The Facility focuses on the following countries:  Angola, Bangladesh, Benin, Burkina Faso, Burundi, Cambodia, Colombia, Ethiopia, Ghana, Indonesia, Kenya, Laos, Malawi, Mali, Mozambique, Myanmar, Niger, Rwanda, Senegal, South Africa, South Sudan, Tanzania, Uganda, Vietnam, Zambia and Zimbabwe.

Over 90 organisations across 10 partner countries have initiated a total of 17 G4AW projects. They are building business models for public/private partnerships to deliver financially sustainable services. Involved organisations are using existing technology and services, empowering the most important actors in the food production chain: farmers, fishermen and pastoralists.

All projects have the following in common:

  • Market: Tackling a well-defined and specific problem.
  • Business case: Providing financial sustainability in the long term, supported by investments done by project partners.
  • Solution: Part of a portfolio of services, focused on a core offer with added value for clients, well-elaborated use of satellite information and other data.
  • Affordability: Services are provided at low cost or free of charge.
  • License to operate: The project results will be embedded in the local context.
  • Channel: Building on existing delivery mechanism(s), bridging the last mile.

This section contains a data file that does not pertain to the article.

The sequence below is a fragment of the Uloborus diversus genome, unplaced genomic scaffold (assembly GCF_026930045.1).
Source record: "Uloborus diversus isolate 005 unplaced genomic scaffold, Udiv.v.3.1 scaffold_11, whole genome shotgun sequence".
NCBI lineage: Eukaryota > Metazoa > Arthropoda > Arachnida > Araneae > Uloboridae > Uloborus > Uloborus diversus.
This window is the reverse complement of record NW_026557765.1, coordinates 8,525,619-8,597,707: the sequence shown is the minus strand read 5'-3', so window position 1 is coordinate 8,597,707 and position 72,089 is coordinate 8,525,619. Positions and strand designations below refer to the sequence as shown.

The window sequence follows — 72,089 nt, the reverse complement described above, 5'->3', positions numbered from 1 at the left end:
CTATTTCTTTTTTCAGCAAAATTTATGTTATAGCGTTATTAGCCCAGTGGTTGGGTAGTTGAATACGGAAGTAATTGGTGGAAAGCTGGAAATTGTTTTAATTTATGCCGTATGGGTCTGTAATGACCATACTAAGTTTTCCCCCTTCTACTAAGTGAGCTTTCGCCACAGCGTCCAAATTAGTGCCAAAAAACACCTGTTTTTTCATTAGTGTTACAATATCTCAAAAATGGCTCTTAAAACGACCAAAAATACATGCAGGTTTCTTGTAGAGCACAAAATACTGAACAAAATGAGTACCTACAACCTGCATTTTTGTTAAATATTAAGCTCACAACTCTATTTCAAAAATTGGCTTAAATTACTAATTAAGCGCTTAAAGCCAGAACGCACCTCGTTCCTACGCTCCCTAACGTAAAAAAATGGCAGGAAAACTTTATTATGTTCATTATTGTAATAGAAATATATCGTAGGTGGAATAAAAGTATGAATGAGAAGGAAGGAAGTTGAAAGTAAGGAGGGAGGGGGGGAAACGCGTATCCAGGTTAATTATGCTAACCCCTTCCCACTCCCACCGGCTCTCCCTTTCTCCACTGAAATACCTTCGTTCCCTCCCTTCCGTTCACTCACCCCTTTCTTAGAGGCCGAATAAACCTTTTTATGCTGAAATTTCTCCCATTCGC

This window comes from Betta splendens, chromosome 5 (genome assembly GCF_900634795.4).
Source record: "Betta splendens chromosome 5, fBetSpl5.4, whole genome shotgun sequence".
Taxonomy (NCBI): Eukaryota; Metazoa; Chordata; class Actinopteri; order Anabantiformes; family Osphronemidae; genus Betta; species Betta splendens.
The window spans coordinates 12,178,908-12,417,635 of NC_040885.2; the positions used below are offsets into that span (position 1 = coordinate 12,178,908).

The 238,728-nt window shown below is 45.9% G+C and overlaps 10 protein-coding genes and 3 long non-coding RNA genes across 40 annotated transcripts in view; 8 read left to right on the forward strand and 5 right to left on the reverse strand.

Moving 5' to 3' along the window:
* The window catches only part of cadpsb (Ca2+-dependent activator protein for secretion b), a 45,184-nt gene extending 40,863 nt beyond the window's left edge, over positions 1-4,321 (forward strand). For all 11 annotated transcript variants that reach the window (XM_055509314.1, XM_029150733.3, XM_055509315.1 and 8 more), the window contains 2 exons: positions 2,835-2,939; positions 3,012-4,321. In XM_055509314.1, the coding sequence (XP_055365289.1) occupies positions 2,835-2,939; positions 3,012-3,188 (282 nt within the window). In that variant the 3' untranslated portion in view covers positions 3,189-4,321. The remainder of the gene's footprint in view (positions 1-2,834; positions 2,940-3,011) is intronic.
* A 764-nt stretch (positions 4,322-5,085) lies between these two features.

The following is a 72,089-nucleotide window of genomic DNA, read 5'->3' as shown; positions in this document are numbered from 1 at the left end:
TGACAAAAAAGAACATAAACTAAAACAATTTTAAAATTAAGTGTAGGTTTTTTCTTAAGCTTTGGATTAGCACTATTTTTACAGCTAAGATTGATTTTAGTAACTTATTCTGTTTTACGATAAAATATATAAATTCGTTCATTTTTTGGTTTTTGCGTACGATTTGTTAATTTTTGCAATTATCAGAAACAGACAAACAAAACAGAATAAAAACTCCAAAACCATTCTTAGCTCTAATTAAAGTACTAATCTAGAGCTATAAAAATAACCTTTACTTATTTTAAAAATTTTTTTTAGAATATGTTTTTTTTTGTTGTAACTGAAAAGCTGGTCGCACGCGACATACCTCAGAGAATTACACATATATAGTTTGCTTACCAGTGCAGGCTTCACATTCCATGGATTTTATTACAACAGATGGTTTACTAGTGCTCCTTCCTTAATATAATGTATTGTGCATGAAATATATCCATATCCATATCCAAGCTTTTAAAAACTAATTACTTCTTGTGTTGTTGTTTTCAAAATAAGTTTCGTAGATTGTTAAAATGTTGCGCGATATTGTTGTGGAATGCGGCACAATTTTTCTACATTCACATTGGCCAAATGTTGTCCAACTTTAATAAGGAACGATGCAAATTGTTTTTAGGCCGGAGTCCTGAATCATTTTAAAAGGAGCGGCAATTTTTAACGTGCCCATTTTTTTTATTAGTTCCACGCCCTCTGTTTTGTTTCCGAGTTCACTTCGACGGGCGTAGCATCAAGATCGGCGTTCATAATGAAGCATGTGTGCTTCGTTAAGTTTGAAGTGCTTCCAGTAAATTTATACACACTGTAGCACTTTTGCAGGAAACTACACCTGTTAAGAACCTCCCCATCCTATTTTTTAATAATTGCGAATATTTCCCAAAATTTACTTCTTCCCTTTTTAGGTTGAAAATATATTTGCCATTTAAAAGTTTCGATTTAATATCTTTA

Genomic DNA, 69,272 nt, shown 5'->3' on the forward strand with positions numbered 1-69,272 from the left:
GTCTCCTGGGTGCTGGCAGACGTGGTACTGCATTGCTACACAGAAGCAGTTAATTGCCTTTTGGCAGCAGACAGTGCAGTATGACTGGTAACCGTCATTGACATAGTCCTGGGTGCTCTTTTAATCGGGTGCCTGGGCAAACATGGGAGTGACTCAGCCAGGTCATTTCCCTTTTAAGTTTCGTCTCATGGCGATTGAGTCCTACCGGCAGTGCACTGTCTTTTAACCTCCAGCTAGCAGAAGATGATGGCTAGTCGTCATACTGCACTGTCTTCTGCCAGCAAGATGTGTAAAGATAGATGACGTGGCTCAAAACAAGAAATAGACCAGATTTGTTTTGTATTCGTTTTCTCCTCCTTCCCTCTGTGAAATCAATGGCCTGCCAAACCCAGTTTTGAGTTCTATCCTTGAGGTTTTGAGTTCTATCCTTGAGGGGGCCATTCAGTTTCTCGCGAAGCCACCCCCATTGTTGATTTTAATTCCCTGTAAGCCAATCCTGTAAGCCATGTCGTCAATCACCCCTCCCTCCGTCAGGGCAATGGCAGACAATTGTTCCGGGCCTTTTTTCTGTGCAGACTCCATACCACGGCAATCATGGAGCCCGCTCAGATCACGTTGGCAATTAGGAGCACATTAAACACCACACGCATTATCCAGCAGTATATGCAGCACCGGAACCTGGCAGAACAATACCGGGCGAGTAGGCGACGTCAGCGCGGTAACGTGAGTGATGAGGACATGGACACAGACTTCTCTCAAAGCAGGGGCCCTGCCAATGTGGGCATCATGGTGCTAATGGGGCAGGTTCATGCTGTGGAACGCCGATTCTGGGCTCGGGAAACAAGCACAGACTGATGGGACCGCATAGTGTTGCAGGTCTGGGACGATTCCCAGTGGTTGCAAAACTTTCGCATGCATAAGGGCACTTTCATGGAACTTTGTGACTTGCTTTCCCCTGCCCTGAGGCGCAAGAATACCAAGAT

• Maturity: The projects strive to reproduce services already validated elsewhere.
  • Education: Empowering users by training and appropriate transfer of knowledge.
  • Cooperation: Partnerships of public organisations, research institutes, private sector operators, NGO’s, farmer cooperatives, satellite data/service operators, the private (agricultural) sector and transmission operators, bridging the entire information chain.

As of 2017 a total number of 17 projects were under implementation:

GIACIS (Ethiopia), G4INDO (Indonesia) and SUM-Africa (Mali, Uganda) aim to guarantee income of and investments by small holder food producers. CommonSense supports sesame producers in Ethiopia by providing weather and agro-advisory services.